It’s evening, and you’re finally settled at the dinner table. Just as the first spoonful of long-awaited yam and celery soup is approaching your mouth, the doorbell rings. You aren’t expecting anyone, but you experience a sinking feeling in your stomach because you strongly suspect who it is. It’s someone with an agenda that isn’t yours but who will insist that their agenda become yours. Yes, it’s someone selling something.
The single-pane aluminum frame windows in your house have been a virtual neon sign inviting every construction company and window pane producer in a five-state area to ring your bell. A recent hail storm has every roof inspector in existence descending on your neighborhood. The initiative on the next ballot will apparently affect your great-great grandchildren, either making or breaking their very lives. You will be condemned to an eternity of suffering unless you accept the religious message of the young zealots on your porch. Household break-ins are on the rise, and your only hope for securing your valuables—and maybe your life—is through signing a multi-year contract tonight with a particular home security company.
You know how it goes. These interruptions are annoying at best, and rarely have anything to do with your actual needs. Yet they keep coming. People come to your door uninvited and hope you will alter your schedule for them and their product. And they expect you to pay them for the privilege! There are even a few who will use high pressure, manipulative techniques, telling you things that may or may not be true just to get you sign on the dotted line tonight.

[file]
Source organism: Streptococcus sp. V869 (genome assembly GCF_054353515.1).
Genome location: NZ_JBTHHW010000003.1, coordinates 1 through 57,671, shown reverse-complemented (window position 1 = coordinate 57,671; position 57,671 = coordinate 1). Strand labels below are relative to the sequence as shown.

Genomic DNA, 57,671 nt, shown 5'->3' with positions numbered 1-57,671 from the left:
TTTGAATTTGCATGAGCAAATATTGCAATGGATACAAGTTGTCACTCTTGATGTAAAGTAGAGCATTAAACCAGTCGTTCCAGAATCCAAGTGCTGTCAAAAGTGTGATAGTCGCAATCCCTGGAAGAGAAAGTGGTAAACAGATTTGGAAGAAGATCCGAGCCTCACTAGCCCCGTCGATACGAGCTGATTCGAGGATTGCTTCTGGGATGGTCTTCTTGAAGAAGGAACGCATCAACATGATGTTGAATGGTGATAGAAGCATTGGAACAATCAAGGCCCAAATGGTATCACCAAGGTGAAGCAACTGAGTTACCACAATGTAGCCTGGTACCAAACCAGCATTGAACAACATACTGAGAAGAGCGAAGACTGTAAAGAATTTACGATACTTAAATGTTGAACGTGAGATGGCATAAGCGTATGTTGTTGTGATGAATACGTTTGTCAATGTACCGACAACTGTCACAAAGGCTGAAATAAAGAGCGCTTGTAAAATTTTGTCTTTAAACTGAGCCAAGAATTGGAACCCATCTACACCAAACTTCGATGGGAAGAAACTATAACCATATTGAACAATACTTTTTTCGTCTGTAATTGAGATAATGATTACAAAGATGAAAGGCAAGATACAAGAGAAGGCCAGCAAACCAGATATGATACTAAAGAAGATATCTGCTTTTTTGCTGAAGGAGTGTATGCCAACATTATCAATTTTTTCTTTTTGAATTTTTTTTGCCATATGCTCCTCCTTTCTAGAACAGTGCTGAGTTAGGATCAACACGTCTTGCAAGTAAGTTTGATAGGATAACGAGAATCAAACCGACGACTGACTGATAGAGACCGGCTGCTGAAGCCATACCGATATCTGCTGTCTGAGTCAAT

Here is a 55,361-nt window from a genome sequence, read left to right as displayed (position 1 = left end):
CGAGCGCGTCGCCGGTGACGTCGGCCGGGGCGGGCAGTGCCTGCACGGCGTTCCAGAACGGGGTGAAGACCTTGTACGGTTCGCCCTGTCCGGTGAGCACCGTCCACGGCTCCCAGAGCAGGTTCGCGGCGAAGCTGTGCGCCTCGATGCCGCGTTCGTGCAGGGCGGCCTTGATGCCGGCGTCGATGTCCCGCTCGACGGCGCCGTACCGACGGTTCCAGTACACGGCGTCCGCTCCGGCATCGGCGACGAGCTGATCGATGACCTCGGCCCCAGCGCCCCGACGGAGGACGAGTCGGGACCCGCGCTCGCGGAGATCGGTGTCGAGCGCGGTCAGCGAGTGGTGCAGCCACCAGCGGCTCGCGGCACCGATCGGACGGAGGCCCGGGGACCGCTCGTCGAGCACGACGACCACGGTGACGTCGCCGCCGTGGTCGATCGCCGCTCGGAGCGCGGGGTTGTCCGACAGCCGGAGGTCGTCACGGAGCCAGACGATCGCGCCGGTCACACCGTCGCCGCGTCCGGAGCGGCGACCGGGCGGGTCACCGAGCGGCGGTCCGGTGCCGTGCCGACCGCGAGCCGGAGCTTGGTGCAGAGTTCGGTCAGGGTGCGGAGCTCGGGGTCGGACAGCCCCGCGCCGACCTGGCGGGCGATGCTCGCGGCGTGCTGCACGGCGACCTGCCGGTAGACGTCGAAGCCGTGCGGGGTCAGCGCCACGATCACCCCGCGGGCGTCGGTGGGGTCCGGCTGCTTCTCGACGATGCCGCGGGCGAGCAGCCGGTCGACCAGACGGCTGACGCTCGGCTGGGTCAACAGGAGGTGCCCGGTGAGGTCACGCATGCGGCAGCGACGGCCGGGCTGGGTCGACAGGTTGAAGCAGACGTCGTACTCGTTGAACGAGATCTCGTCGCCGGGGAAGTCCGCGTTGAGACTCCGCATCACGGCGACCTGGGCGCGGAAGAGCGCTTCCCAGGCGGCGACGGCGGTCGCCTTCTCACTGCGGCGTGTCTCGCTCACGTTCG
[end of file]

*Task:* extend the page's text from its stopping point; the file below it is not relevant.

Not surprisingly, this is often how the residents of neighborhoods see local congregations. Our neighbors perceive a local congregation as yet one more entity primarily seeking its own profit and benefit. And, to be honest, there is good reason for that. As the church, we often are more concerned about selling our product than in being in relationship for the sake of our neighbors. We justify this by saying that what we are selling is exactly what they need. Though that may actually be true, that isn’t the issue here. No one likes someone else’s agenda imposed on them. Whether the church goes door-to-door or offers great youth programming, we are often correctly perceived as seeking to benefit ourselves, bolster our membership, fill our pews, and most importantly, increase the offering.
I know this sounds terribly cynical, but we need to be honest here. Isn’t that how we measure our success as a congregation? Using the same primary criteria for success as someone selling faulty vacuum cleaners doesn’t seem in keeping with the reign of God. It’s time to challenge our assumptions about success. It’s time to consider the kingdom of God before we consider the annual congregational report. It’s time to put the needs of our neighbors ahead of the needs of our organization. It’s time to strengthen relationships with our neighbors. It’s time to reveal the perichoretic nature of God in our communities. And, like all relationships, this starts with listening.
Wouldn’t it be nice if, instead of coming uninvited to sell a particular product—one you may or may not need or even want—there were caring and trustworthy people who actually had your best interests at heart? Not offering you their product to increase their sales commission, but helping you, serving you, making your needs their priority? Can you imagine someone patiently taking the time to really learn what you wanted, what you needed, and only then sought to help you get it?
Yeah, right. That door-to-door company wouldn’t last long.
But that’s really the point: the church isn’t a door-to-door sales company.
Can we be the organization that takes the time to listen, to learn, to meet needs that emerge from relationships rather than the organization’s agenda? Shouldn’t the church be this? Relationship is the nature of the triune God, the God we are called and sent to reveal. Relationships, then, need to be our first priority as the church. Relationships involve trust. Trust takes time to develop. That, again, begins with listening.